PHOENIX -- After giving birth to twins in July 2017, DeWanna Bonner has felt too tired to even move at times in the past year. Yet this WNBA season, she has been wearing out opponents. And that has been all the more the case during the playoffs.
The Mercury forward is averaging 25.4 points and 12.4 rebounds in five postseason games and shooting 58.2 percent from the field. She has always been a good player since being drafted No. 5 out of Auburn in 2009. But these postseason numbers, coming as she has been moved to power forward, are the best of her career.
And Bonner didn't just lead the way in minutes played this season for Phoenix, which will try to even its semifinal series with top-seeded Seattle in Game 4 on Sunday (ESPN2, 5 p.m. ET). She played the most minutes of anyone in the WNBA: 1,120 in starting all 34 games.
Bonner was tied for third in per-game average at 32.9 minutes, just behind Dallas' Skylar Diggins-Smith (34.1), who missed two games, and New York's Tina Charles (33.0), who missed one. In the playoffs, Bonner leads the way in total minutes (196 in five games) and average (39.2).
"I've told her, 'You have to look at me if you get tired,'" Mercury coach Sandy Brondello said. "I forget to take her out sometimes; I think she's a machine."
She has played like that, even early in the summer when she was still getting her wind back. During the regular season, Bonner averaged 17.3 points, 7.2 rebounds and 3.2 assists. The only season Bonner had a higher scoring average (20.6) was in 2012, when Diana Taurasi missed much of the season and Brittney Griner was still in college. This could be considered Bonner's most impressive season, especially considering the comeback from childbirth.
Dallas, Connecticut and Seattle -- Phoenix's playoff foes -- would attest to that.
"She is so unguardable sometimes," Taurasi said. "It's all about matchups. I think it's really hard for them to key in on her. Especially when they are spending so much time on pick-and-roll defense, and trapping, and rotating on [Griner].
"We always say with that 4 position -- if you can shoot, dribble and pass and play the 4 in this league, you'll have a great career."
Bonner has spent more time at the 3, or small forward, in her WNBA career. But Sancho Lyttle's season-ending knee injury on June 30 left the Mercury searching for an answer at power forward. Around the start of August, Bonner talked to Brondello and made the move.
"I was worried about the physicality -- was she ready for that?" Brondello said. "But she's a fighter. She showed me her toughness. She's like Diana: win at all costs. She'll do whatever it takes."
Bonner said she has played power forward overseas, and the biggest difference is that it is more physical.
"There are days when my body is like, 'Oh, God,'" she said. "There is great talent in the league at that position, and you have to box out and bang. But it's OK. I can do it."
Bonner always has been a difficult player to compare to anyone else. At 6-foot-4 and very thin at just over 140 pounds, she is deceptively strong. And fitness was never an issue in her life, until returning from pregnancy.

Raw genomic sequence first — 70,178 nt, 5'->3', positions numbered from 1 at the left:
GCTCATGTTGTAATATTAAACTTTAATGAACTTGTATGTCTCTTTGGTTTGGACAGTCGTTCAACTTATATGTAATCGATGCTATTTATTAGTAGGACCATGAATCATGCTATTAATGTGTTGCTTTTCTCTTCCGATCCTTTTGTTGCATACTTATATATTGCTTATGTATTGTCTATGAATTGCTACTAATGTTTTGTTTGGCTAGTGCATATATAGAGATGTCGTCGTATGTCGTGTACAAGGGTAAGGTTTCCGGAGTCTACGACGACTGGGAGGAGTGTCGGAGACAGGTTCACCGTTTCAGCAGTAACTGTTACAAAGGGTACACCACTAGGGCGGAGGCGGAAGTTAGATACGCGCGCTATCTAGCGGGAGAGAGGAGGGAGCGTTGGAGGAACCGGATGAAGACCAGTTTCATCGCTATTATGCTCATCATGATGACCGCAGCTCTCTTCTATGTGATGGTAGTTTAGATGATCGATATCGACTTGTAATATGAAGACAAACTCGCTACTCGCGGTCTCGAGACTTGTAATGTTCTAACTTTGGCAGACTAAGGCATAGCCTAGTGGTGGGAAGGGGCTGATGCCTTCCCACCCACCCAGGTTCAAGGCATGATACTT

"I could play and run all day; that wasn't a problem for me," Bonner said. "Then here I was not being able to run up and down the court for 10 minutes.
"At first, I couldn't jump, my knees are hurting -- those things were some of the hardest to deal with. It took a lot of time to get back; a lot of agility and weight-room workouts."
Of course, "a lot of time" is a relative term; she's in dominant form already with her daughters just over a year old. Cali and Demi spent much of the summer in Phoenix with Bonner, but now are in Florida with her wife, fellow WNBA player Candice Dupree of the Fever.
"Flying in a plane with them right now is terrible, because they are so active and all over the place," Bonner said, laughing. "So they're at home watching."
When the WNBA season is over, Bonner will compete in China, although she doesn't have to go there until near the end of October. Dupree might play overseas after the first of the year. Bonner said they're able to balance parenting and the relationship with help from their families and the understanding they both have about their basketball careers.
"Both of us know this business and what to expect," Bonner said. "We've gone through it before the kids came. We just keep the communication open all the time."
Much as she misses being with her family now, Bonner hopes the Mercury's season keeps going. She was a huge part of extending it Friday, with 27 points and 11 rebounds in Phoenix's 86-66 Game 3 victory.
"She's a fighter. She showed me her toughness. She's like Diana: Win at all costs. She'll do whatever it takes." Phoenix coach Sandy Brondello on DeWanna Bonner
Storm forward Breanna Stewart, the 2018 league MVP, and center Natasha Howard talked about the difficulty of attempting to stop Bonner.
"You have to try to stay in front of her," Howard said. "We know that Bonner's going to be Bonner, no matter what. We just have to stay with our game plan and limit her touches, and also make her work on the defensive end."
Stewart said Bonner's versatility and quickness present challenges.
"She has the dribble-drive capabilities, and she has deep range," Stewart said. "So you have to somehow try to combat the two. Don't let her shoot a long 3 uncontested, but also don't get too close, because then she'll go past you."
With small forward Stephanie Talbot out Sunday for a second consecutive game with a concussion and the Mercury not going much to their posts on the bench, Bonner -- like the rest of the starters -- will continue to carry a big load.
"She had to get game conditioning," Brondello said. "She wasn't DeWanna at the start of the year. She had glimpses, but a little fatigue would set in and she couldn't fight it as much. Once she got better conditioned, she could fight it and fatigue wasn't an issue. She impresses me more and more."